Financial Economists, Financial Interests and Dark Corners of the Meltdown: It’s Time to Set Ethical Standards for the Economics Profession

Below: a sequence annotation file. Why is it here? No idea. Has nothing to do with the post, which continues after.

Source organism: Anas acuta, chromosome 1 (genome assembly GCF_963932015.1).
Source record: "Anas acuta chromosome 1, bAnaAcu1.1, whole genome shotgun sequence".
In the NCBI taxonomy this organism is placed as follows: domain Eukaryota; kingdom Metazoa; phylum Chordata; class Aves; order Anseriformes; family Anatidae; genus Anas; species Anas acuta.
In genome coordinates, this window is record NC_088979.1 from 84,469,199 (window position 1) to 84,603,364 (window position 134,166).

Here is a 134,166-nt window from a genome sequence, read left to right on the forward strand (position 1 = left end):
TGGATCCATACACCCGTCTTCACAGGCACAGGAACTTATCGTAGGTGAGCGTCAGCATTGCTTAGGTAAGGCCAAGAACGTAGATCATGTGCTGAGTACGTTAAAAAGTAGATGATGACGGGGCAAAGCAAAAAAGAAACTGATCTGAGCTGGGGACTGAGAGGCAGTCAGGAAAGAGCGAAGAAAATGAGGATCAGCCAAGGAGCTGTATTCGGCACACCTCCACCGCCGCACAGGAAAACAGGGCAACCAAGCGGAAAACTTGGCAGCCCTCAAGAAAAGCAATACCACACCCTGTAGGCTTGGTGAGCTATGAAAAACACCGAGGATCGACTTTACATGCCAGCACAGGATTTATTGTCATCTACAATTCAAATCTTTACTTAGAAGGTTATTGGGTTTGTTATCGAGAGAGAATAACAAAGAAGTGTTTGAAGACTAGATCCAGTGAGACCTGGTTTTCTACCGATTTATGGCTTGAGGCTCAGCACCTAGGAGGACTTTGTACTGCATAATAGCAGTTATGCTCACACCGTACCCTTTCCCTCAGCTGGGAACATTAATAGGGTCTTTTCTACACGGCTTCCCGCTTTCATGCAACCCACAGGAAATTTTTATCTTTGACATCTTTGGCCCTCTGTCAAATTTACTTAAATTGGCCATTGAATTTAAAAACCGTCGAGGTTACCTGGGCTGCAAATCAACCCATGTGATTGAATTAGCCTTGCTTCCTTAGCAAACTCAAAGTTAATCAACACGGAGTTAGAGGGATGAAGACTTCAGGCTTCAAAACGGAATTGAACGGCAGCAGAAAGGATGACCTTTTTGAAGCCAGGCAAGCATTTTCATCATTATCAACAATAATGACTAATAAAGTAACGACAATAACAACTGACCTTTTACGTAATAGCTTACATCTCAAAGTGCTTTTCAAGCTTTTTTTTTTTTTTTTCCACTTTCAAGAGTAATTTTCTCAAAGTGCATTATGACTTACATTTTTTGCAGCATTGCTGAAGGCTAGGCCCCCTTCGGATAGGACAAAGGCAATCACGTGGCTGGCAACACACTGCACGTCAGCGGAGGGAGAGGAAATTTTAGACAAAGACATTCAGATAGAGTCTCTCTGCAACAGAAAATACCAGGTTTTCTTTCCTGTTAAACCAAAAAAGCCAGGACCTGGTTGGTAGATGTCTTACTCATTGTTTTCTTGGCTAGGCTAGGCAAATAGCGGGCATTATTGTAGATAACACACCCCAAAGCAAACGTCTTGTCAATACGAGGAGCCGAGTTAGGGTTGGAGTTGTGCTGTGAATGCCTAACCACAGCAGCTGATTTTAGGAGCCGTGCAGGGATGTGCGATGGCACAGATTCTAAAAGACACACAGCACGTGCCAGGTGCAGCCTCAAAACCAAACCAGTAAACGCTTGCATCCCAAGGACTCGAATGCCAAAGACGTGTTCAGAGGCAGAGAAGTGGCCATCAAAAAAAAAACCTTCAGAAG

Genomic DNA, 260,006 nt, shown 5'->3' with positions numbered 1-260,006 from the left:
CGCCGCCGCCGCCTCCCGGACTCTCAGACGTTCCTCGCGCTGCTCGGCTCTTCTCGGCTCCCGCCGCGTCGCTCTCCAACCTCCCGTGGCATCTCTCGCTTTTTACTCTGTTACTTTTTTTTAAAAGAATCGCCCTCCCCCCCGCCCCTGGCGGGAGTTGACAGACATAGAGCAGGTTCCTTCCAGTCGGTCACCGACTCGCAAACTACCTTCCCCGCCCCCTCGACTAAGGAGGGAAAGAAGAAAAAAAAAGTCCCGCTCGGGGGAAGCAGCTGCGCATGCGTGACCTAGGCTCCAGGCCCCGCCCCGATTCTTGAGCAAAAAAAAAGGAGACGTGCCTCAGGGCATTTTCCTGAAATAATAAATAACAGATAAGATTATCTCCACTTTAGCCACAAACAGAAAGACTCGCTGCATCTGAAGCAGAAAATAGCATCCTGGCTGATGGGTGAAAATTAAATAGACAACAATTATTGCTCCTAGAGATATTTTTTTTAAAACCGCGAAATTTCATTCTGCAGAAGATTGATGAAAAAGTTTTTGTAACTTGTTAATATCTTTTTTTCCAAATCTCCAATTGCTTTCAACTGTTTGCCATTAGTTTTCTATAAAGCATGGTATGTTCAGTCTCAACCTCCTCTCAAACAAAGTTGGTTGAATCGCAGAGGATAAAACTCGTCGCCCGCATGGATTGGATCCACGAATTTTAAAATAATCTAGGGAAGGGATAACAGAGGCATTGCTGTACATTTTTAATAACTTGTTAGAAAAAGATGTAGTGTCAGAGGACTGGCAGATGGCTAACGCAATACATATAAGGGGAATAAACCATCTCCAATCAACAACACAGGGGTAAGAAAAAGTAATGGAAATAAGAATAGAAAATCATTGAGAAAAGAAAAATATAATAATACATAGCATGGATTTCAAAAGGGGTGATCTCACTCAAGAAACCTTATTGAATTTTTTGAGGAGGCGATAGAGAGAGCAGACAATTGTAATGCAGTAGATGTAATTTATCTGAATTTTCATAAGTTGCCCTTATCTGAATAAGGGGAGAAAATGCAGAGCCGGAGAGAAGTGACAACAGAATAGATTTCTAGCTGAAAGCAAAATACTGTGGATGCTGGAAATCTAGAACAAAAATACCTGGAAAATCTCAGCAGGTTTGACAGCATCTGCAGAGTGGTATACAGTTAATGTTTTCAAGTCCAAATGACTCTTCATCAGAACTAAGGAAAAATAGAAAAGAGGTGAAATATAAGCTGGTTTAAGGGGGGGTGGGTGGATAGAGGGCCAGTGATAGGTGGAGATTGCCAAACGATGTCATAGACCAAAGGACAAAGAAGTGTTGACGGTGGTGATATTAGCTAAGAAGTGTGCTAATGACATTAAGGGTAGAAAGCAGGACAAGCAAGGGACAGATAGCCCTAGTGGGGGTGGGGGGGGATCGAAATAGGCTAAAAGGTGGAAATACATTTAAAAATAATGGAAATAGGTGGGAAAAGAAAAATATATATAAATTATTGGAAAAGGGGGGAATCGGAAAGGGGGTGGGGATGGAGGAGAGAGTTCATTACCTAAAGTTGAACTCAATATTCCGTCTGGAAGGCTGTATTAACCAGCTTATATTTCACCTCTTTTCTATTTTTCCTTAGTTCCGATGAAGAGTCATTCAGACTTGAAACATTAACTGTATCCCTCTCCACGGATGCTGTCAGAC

Epstein and Carrick-Hagenbarth analyze the conflict of interest that exists when academic financial economists, acting in their roles as presumed objective experts in the media and academia on topics, such as financial regulation, fail to report their private financial affiliations. The authors analyze the linkages between academia, private financial institutions and public institutions of nineteen academic financial economists who are members of two groups who have put forth proposals on financial reform. In addition, they review media writings and appearances, as well as the academic papers of these economists between 2005 and 2009, to determine the portion of the time these economists identified their affiliations with private or public financial institutions when writing about or commenting on financial policy issues. The vast majority of the time, these economists did not identify these affiliations and possible conflicts of interest. In light of these and related findings the authors call for an economists’ code of ethics which would require academic economists to identify these connections in appropriate contexts. >> Download this paper as published in the January 2012 Cambridge Journal of Economics
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